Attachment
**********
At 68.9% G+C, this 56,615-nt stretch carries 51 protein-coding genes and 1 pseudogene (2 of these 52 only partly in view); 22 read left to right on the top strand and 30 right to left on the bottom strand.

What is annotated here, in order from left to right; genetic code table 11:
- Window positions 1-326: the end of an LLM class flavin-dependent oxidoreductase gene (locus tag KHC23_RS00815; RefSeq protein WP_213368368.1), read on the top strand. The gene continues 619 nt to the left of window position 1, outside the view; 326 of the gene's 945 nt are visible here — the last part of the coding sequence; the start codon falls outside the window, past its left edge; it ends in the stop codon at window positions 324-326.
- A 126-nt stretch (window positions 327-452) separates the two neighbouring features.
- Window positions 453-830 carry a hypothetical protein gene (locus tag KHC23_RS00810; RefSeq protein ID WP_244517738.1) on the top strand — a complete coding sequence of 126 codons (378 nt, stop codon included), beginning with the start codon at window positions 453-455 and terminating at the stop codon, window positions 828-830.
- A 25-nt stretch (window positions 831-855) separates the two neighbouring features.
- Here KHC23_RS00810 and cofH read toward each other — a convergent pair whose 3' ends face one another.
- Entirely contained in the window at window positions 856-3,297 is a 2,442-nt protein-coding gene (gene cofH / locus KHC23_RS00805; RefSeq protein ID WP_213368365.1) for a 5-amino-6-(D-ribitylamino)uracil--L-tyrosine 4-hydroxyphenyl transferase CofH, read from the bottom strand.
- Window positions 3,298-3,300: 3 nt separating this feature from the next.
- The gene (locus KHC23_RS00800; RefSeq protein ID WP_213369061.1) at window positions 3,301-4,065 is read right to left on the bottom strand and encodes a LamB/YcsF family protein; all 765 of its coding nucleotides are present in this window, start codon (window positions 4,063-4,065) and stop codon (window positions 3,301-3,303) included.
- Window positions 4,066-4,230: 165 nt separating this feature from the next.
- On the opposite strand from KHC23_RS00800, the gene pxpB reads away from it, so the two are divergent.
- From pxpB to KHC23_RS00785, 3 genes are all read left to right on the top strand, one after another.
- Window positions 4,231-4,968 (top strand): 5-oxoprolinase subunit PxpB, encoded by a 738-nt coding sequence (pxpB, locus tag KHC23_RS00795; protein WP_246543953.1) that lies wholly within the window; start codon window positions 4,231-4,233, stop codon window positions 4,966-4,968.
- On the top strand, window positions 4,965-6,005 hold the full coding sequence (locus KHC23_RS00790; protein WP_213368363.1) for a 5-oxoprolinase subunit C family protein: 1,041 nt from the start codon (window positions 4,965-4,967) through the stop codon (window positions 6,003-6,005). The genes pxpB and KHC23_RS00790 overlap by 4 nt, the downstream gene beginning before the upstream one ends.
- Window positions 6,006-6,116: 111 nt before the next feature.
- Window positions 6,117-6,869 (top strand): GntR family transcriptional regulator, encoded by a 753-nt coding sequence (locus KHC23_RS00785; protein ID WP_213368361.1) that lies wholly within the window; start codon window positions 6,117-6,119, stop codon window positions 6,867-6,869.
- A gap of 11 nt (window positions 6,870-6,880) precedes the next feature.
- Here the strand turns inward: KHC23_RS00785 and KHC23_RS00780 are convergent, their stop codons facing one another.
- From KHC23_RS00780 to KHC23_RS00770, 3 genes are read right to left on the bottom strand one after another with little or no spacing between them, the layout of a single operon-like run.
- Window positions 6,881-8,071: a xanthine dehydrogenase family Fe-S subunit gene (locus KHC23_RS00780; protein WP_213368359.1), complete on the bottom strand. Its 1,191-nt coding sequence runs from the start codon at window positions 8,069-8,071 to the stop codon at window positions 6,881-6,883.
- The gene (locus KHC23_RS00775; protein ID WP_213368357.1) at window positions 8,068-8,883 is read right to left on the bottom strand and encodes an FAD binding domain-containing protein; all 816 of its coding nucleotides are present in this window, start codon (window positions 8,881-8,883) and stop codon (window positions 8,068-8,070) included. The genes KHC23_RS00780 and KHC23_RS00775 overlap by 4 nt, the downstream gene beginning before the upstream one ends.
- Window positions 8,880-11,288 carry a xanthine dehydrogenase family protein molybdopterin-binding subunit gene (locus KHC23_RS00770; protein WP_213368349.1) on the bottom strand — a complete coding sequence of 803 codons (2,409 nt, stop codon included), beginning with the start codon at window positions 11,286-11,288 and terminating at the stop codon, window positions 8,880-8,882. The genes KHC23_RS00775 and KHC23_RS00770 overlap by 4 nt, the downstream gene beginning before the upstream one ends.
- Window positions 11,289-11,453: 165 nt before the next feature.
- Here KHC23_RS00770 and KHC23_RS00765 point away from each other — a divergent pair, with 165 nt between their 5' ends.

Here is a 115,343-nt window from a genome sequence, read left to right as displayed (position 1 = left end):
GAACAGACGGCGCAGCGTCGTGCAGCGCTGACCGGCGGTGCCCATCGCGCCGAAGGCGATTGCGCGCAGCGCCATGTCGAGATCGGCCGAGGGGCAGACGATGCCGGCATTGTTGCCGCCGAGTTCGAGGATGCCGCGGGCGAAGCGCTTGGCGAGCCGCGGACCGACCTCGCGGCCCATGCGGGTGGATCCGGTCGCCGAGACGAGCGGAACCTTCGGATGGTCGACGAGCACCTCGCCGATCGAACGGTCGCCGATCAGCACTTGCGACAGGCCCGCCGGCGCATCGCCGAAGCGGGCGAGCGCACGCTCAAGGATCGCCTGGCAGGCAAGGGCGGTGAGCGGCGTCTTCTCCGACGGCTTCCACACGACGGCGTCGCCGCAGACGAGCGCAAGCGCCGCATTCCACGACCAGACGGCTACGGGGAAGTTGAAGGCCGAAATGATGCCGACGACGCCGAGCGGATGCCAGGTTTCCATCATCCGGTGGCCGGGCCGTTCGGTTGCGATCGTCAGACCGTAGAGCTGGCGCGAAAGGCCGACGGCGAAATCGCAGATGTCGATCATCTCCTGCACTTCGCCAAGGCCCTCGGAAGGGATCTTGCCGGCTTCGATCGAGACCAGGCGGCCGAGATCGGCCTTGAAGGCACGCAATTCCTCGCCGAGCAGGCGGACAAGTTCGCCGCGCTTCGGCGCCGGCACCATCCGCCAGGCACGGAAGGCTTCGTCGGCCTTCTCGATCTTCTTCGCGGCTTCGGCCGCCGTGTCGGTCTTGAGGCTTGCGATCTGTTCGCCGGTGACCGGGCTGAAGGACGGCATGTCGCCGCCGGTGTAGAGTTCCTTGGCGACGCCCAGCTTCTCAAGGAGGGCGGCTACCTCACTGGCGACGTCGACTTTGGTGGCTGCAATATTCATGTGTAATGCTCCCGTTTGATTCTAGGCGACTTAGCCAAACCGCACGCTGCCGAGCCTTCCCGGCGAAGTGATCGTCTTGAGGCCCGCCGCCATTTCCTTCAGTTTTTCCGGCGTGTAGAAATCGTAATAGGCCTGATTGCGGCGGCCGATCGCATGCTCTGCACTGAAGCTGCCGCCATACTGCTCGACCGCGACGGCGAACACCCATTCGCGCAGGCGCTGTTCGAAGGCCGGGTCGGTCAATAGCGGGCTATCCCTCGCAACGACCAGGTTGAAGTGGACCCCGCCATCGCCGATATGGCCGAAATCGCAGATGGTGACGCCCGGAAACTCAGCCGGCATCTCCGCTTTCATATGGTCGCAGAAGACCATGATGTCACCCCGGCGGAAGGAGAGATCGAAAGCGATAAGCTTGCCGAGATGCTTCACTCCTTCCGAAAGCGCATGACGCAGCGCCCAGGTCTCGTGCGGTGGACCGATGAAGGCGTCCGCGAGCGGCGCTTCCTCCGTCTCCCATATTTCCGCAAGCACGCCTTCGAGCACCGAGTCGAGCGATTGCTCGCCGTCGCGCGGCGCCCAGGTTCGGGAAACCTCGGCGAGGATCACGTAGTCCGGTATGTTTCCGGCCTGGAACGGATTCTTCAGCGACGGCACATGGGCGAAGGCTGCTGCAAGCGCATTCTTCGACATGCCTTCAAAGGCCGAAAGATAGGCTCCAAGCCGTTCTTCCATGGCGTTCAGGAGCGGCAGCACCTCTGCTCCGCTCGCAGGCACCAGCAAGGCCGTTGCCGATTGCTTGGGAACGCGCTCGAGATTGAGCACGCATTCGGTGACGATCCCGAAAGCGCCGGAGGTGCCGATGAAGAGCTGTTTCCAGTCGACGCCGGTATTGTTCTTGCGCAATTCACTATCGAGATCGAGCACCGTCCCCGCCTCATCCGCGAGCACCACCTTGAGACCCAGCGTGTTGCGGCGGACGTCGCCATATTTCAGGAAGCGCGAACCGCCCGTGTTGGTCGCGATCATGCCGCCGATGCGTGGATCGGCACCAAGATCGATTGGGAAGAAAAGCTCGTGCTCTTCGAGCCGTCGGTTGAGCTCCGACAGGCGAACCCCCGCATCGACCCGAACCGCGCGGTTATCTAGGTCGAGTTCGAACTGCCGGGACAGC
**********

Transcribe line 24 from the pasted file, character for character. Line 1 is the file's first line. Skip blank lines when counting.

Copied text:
- Window positions 11,289-11,453: 165 nt before the next feature.